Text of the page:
Rocket engines, especially new ones, sometimes just don’t do what they’re supposed to do. Copenhagen Suborbitals tested their HEAT-2x rocket engine this last Saturday, but the engine failed the test. Rocket science is hard.
For those who didn’t see this last Saturday’s post, Copenhagen Suborbitals is an all-volunteer launch agency out of Denmark that ultimately wants to launch people safely into space. They have quite the inventory of rockets and were attempting to increase their inventory and capability with this last HEAT-2X rocket engine test. As you can see in the video below, the rocket engine didn’t do so well. For those of you new to rocket launches, flames should really only be shooting out of rocket’s bottom, not its sides. There’s more information about this failure, with accompanying pictures of the failed booster, on Copenhagen Suborbital’s site.
While the failure is a setback, the internally motivated volunteers will probably keep working towards their goal of getting a human safely into space. People like that don’t stay down for long. This is evidenced by an apparent willingness to leave HEAT-2X behind and move on. In the video, the narrator mentions that Copenhagen Suborbitals is working on a new rocket and engine design.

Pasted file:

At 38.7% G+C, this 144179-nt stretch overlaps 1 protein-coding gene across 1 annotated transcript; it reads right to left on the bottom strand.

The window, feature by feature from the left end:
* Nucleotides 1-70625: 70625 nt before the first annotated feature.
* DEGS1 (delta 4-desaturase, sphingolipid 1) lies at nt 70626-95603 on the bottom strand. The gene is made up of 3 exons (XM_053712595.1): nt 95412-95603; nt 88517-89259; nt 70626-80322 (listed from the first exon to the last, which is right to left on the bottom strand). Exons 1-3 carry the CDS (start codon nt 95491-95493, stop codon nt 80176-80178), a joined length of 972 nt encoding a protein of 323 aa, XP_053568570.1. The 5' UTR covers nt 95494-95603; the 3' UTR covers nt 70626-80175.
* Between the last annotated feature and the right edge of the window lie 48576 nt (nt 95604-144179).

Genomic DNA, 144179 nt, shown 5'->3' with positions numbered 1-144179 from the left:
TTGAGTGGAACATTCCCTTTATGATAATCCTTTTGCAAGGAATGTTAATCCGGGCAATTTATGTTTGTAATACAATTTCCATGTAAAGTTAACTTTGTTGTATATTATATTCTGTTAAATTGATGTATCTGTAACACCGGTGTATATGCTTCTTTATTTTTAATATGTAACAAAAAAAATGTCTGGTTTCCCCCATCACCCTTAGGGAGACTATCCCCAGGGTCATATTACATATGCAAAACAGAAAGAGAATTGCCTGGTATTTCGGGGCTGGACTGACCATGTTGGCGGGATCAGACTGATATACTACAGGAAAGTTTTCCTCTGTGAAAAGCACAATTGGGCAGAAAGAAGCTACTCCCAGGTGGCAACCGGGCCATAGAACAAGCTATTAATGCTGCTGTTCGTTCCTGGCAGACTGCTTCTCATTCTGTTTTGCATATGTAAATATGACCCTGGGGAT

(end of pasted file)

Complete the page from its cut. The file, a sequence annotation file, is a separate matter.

It took them a year to build the HEAT-2X, which, when you consider the team consists only of volunteers, is pretty astonishing. I don’t doubt they will be successful in getting a new rocket design built and successfully tested.
Again, if you want to contribute, then for as little as $10 (my original post said $20, but it’s really $10, sorry), you can help Copenhagen Suborbitals move along from this failure. Just go to this part of Copenhagen Suborbitals’ site to contribute.